E-Leadership: The Challenges
“Should there be a difference between regular leadership and e-leadership?” is a question many business leaders are now having to ask. While many of the required qualities may be the same, e-leadership doesn’t require face-to-face contact with the team being led. Therefore, e-leaders have to be brilliant communicators – otherwise much could be “lost in translation.”
Communication involves a significant non-verbal component where we read the body language of others and detect inflections in tone indicating mood and interest. While online video meetings go a long way to assisting in gauging the response of team members, e-leaders need many other skills in order to create a cohesive and fully functioning team.
Key Competencies for an E-leader
Decisive yet mindful:
Mindfulness is defined as being aware – specifically of changing developments in the marketplace as well as the changing needs, feelings and levels of involvement of team members, in order to keep them fully engaged and at peak performance. Decisiveness, on the other hand, is characterised by displaying little or no hesitation and by being resolute and determined. This is something of a juggling act for the e-leader, who has to make quick decisions yet avoid alienating members of the organisation who want input into decisions. To do this, the e-leader needs to build up a rapport with team members and gain trust so that when a decision is taken, team members understand what led to the decision and will be supportive – even though they may not have received the usual chance to supply their input.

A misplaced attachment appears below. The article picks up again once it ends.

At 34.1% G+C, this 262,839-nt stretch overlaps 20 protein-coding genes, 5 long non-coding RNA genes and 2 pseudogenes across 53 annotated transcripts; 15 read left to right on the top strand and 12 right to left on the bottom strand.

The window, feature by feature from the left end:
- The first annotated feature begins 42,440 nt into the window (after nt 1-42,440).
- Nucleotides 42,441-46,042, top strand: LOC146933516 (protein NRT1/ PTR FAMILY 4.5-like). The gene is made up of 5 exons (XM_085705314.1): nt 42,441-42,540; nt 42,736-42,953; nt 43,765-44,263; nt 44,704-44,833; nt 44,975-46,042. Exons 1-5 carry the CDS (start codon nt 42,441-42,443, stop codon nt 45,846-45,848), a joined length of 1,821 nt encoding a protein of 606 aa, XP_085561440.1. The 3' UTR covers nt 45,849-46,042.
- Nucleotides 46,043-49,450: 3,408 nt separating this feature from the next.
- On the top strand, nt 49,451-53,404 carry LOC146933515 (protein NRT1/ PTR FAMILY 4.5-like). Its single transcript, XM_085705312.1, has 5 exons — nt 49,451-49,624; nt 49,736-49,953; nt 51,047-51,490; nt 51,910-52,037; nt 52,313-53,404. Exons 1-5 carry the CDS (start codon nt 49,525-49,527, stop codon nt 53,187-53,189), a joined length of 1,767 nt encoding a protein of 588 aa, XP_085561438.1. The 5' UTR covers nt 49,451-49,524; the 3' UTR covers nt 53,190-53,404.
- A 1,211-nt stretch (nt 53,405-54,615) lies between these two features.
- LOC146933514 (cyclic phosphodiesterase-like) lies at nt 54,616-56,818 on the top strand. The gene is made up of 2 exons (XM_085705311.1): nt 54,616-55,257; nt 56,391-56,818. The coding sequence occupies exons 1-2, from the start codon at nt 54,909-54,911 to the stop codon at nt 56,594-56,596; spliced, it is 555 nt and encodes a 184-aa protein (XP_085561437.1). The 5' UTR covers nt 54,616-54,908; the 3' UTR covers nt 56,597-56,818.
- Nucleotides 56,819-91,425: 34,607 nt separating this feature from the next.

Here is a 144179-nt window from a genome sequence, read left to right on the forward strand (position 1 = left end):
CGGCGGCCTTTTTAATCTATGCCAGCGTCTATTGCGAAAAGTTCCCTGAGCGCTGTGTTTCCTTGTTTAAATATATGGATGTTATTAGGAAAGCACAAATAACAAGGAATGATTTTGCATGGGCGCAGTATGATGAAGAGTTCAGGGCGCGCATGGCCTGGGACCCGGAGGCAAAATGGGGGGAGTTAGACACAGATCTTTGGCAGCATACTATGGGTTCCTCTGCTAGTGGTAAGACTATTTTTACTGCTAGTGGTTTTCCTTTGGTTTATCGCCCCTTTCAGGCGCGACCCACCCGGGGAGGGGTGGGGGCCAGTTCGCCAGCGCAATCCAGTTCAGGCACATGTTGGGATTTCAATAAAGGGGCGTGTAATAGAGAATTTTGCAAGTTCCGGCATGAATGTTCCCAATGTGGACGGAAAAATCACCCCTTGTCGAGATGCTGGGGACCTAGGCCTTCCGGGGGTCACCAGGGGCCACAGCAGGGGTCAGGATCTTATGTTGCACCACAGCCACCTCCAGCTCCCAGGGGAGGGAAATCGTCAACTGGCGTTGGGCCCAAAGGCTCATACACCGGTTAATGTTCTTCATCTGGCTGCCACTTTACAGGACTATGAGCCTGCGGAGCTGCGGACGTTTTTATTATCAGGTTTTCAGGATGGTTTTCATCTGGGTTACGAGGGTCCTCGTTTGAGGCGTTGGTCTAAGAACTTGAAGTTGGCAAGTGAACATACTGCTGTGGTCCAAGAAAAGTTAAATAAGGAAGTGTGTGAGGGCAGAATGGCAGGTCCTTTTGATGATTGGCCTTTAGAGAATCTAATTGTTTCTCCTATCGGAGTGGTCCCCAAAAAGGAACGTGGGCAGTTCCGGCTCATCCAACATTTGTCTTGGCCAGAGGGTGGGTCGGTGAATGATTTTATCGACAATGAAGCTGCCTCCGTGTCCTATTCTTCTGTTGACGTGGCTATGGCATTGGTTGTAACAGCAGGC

Able to combine a top down and grass roots approach:
With the fast-moving pace of technology, e-leaders rely on individual skills of members of the organisation to keep up to speed with developments. Therefore, leadership becomes more democratic as members become involved in dialogue. Yet the e-leader has to manage that dialogue so it does not digress and become counter-productive. Often, the team leader is more of a facilitator in situations where the disparate skills of the team are drawn upon to find a solution. No longer is it only a top-down approach, but also grass roots approach as innovative ideas are given credence. E-leadership is a paradox where people in an organisation are forced to face challenges and together find solutions rather than simply relying on a leader for all the answers; yet at times they must accept the leader’s snap decision. Therefore, trust is essential.
Creating a community without sacrificing the individual:
The e-leader has to keep focus on goals and manage networks, while at the same time developing individual team member skills. No longer is the obligatory training course sufficient. In order to succeed the e-leader is constantly ensuring members are familiar with the latest developments in order to keep the flow of work moving and maintain a competitive edge. While the e-team leader has the skills to bring the team to top productivity in meeting goals, it is also essential to ensure no member is made to feel relegated to the sidelines, and that each person’s individual assets are not sublimated.
Appreciate the painting without ignoring the brushstrokes:
The e-leader will be able to see where members fit into the organisation and where the organisation fits within their sector. An overall worldview will be combined with an introspective look into the organisation and how it operates – taking into account who and what makes the organisation unique, just as painters have their unique style of brushstrokes. The e-leader needs to be able to focus on these details to develop a team that is adaptable to changing scenarios and strategies within global markets.